Mowbray said the main reason NVCC students were ineligible was that they failed to submit a high school transcript-but the college does not require a transcript for enrollment. Other students submitted incomplete or draft transcripts. "High schools are closed in August, so it can be hard for students to get a transcript," she said.

NVCC also had students who failed to qualify because they had enrolled in certificate programs.

Panel members voiced frustration with the heavy administrative burden required by programs that have such low participation rates. Administering the program was labor intensive and represented a step backwards in a profession that has seen so many technological advancements in recent years. Most aid professionals had to manually review and process documents to maximize the number of students who received the awards and to remain in compliance with ACG/SMART regulations.

At Doane, Dodson and the financial aid office had to review many transcripts because high schools did not have sufficient quality control to ensure that the students' courses met the eligibility requirements in the law. It was also a challenge to decipher transcripts, because some high schools were often "creative" with class titles.

"We had to call high schools to determine what many of the titles meant," Dodson said. "It took lots of manual review and was very labor intensive." She advises, "Make friends with admissions officers and registrars, because you'll need their help to get it all done."

But even without the frustration of administrating the programs, NASFAA panelists were disappointed with the impact of ACG/SMART programs.

"I haven't seen any evidence that SMART has influenced students' majors," Mons said. "Those who dropped out of majors and lost the money were not going to change their mind because of a few thousand dollars."

Mowbray had a similar assessment of the ACG program. "If Congress' intent was to get students to take rigorous courses, then they have to back this up and have earlier intervention. In addition, the dollars have to be significant enough to make a difference and I don't see that," she said. "I don't think these programs have impacted students' behavior. I think some students are more aware, but these students were going to do what they were going to do anyway."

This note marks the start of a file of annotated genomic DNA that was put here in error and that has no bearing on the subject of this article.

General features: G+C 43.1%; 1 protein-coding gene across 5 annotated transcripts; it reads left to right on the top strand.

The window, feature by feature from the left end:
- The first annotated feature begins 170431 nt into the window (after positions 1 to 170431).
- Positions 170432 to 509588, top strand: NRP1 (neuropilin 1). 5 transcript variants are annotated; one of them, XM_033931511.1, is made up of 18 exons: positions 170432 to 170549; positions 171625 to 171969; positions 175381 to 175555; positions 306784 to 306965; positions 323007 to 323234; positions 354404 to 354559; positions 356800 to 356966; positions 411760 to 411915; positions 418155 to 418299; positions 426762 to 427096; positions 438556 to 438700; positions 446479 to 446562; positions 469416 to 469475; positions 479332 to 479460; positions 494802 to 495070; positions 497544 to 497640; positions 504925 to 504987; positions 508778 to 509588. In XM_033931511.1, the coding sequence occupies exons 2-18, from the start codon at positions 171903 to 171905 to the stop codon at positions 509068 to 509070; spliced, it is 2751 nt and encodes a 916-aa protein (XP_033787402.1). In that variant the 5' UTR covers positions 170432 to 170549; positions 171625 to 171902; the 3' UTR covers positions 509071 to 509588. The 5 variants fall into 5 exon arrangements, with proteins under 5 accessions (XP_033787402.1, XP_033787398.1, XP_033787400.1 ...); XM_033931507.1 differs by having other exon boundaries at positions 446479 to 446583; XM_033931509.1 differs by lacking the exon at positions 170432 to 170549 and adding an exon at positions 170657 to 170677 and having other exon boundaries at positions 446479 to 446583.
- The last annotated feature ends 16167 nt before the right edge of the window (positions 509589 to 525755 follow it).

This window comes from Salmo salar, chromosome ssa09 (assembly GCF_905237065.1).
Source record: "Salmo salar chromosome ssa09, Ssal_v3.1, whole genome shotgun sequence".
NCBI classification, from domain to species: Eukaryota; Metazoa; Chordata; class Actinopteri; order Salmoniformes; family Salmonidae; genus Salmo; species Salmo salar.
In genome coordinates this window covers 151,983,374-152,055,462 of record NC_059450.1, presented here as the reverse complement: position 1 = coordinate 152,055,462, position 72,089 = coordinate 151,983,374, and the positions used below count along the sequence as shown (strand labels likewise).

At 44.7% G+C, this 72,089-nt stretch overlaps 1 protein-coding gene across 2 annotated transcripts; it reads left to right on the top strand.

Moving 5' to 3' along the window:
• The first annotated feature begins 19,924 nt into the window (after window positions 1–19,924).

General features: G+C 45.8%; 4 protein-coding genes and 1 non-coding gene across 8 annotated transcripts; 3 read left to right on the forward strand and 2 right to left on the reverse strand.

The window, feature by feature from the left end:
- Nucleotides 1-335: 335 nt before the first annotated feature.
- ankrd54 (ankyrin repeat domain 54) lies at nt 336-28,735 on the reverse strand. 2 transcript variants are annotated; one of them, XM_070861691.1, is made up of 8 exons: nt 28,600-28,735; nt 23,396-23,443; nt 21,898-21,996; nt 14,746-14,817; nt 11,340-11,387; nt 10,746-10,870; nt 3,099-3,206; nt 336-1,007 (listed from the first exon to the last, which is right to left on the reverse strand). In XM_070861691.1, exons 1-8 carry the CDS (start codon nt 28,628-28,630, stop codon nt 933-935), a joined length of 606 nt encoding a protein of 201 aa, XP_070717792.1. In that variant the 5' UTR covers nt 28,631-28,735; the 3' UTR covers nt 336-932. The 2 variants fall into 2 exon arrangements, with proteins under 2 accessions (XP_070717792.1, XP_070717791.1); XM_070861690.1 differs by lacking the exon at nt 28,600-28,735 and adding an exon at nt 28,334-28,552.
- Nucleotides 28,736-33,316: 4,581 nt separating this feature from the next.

Dodson said she was disappointed that Doane's science department has not used the SMART Grant program as a tool to develop the science program as much as she expected. As a private college, Doane has as one of its goals the development of various departments, but the additional money available to science majors has done little to boost the program.

"While we have seen some benefits, we have not seen the long-term benefits that we had hoped for," Dodson said.

Financial aid officers are conflicted about the future of ACG/SMART because Congress has only funded the programs for five years. However, Congress and the Bush administration have indicated they like the programs and want to provide more funding for them.

"We have to be cautious that we don't get too excited, because the money may not be there," Dodson said. "But if this motivates us to motivate others, including students, to take rigorous classes, be ready for higher education, and get good grades, that is positive."

Panelists were also concerned that Congress is considering modifying the programs, including easing eligibility requirements.

"This program is evolving. Changes are being considered that could change the nature of the program," Mowbray said. "This makes it tricky to market the program with a clear message."

Despite these uncertainties, financial aid professionals are doing their best to market these programs so more students can benefit from the funding. But panelists said the complexity of ACG/SMART made this task even more difficult. The myriad eligibility requirements and different award amounts made it difficult to get people excited about the programs or to get them to change their behavior to become eligible for the aid, the panelists said.

Panel members also said they would like some assessment to determine whether the programs actually encourage high school students to take a rigorous curriculum, or more college students to pursue a major in a field that is considered a national need. Ultimately panelists were frustrated because they wanted to do more with the programs but were held back by the many regulations and eligibility requirements.

"I have many students asking for the grants, but they are not Pell eligible. That is maybe the saddest outcome of this program," Dodson said. "I wish this program would help all students, but it only helps a small subset."

Haley Chitty is assistant director of communications at NASFAA,